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Martin LeFevre: Jesus Died for Nothing

Meditations - From Martin LeFevre in California

Jesus Died for Nothing

Just as the perversion of Mohammed’s teaching has produced bin Laden and the evil of Al Qeda, so too the perversion of Jesus’ teaching has produced George Bush and the evil of the US military machine.

I cannot speak for Islam; Muslims will have to sort out for themselves where it went wrong. But I can speak to Christianity, which bears so little resemblance to the spirit, teachings, and mission of Jesus that I don’t know how anyone can call themselves a Christian.

Where did the teachings of Jesus go wrong? At a psychological level, that’s fairly obvious, though on a metaphysical level, it’s much harder to understand.

Jesus’ mission utterly failed, and his followers, unable to face and comprehend the fact, created a myth that has been handed down for two thousand years. They said, “Jesus was meant to die on the cross all along!” They said, “He came to die for our sins, to cleanse man of original sin, and thereby enable everyone to enter heaven!”

That’s an incredible load of rubbish. Jesus was a man, a human being. He himself didn’t understand what had gone wrong. His last words attest to that--to his humanness, as well as his spiritual greatness: “My God, my God, why have you forsaken me?”

Of course, God didn’t forsake Jesus; his disciples and fellow Jews did. But even on the cross, he didn’t lose faith, but took the failure back on himself, thinking he must have done something wrong or fallen short in some way. That's the reason, whether they've known it or not, why so many have held Jesus in their hearts over the centuries. He was very human, and certainly not God, however one understands God. Saying Jesus is God is a blasphemy, as is all the baloney about his sacrifice on the cross.

Jesus died because his disciples fell short or fell away. He died because his fellow Jews didn’t listen, and apply his teaching to their own lives. He died because the Jewish leaders saw him as a danger to their positions. And he died because the Romans viewed him as a threat to their political order.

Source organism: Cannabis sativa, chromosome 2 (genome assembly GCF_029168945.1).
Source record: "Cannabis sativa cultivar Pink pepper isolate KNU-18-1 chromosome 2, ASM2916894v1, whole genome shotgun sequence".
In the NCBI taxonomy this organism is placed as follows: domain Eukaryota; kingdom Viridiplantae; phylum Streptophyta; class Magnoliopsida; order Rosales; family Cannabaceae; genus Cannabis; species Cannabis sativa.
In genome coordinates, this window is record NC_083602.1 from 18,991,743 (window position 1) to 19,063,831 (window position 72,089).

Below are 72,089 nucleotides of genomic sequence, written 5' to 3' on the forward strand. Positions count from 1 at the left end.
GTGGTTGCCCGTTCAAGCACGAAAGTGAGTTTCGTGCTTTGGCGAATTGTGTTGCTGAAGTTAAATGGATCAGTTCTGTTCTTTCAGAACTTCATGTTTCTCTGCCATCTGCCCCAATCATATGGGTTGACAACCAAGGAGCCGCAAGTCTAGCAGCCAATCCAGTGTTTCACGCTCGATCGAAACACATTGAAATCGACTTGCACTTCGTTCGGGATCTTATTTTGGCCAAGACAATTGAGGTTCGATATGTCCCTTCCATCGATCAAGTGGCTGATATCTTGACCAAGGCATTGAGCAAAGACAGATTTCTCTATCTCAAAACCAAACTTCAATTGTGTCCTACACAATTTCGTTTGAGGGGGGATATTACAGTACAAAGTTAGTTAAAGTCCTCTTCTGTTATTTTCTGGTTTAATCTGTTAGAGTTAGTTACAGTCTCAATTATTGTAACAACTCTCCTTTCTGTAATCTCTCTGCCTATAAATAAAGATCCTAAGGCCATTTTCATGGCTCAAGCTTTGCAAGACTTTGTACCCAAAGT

In the time of Jesus, it is estimated that hundreds of thousands of people died the gruesome death of hanging on the cross. The Romans had perfected it to such a degree that they were able to crucify thousands at a time. Such deaths would usually take days. People were strung up by ropes, which allowed life to slowly drain out of them, for the 'deterrent effect.' Jesus was nailed to the cross, which hastened his end for into a matter of hours.

He must have seriously threatened the political order of the Romans, which is also why they put a purple robe on him and tacked a sign to his cross, ridiculing him as “king of the Jews.” That shows that his mission wasn’t just a spiritual one. He had tremendous appeal and was gaining momentum, when suddenly things went terribly wrong. And they’ve been going wrong ever since for Christianity.

In the years and centuries after his crucifixion, Jesus’ death became a license to not take responsibility for oneself and for one’s own spiritual development. ‘Jesus died for my sins’ became the rallying cry of every so-called Christian who sought an easy way out of the hole they had dug for themselves. The end result is George Bush, who kills in Christ’s name and sleeps soundly at night, after slaughtering thousands in a war motivated by his sick need to one-up his father.

Jesus was a pacifist for Christ sake. He would have been horrified at the monstrous machine of the US military, which makes the Romans look like spear throwers. (Wait a second… they were spear throwers.)

In the age of borderless state and stateless terror, political conflict, much less political violence, has become obsolete. Battle lines are arbitrary; everyone and no one is the enemy in the amorphous global society. All that’s left is a steamrolling global order of greed, exploitation, hopelessness, and war.

All the old shibboleths are in their last gasps. The anti-colonial struggle has produced the malevolence of a Mugabe in Zimbabwe. The anti-globalization struggle has produced the hollowness of a Ralph Nader in America. The anti-US movement has produced the demagoguery of a Chavez in Venezuela. The anti-patriarchy struggle has produced the self-serving-ness of a Hillary Clinton in the US. The anti-liberalization movement has produced the corruption of a da Silva in Brazil.

Jesus decried political violence, and saw the Roman soldiers as spiritually deserving as his Jewish brethren. That insight got him killed. The threat he posed to the Jewish religious order, and the Roman political order, was profound. It was working, and so he had to be eliminated by both camps.


- Martin LeFevre is a contemplative, and non-academic religious and political philosopher. He has been publishing in North America, Latin America, Africa, and Europe (and now New Zealand) for 20 years. Email: The author welcomes comments.

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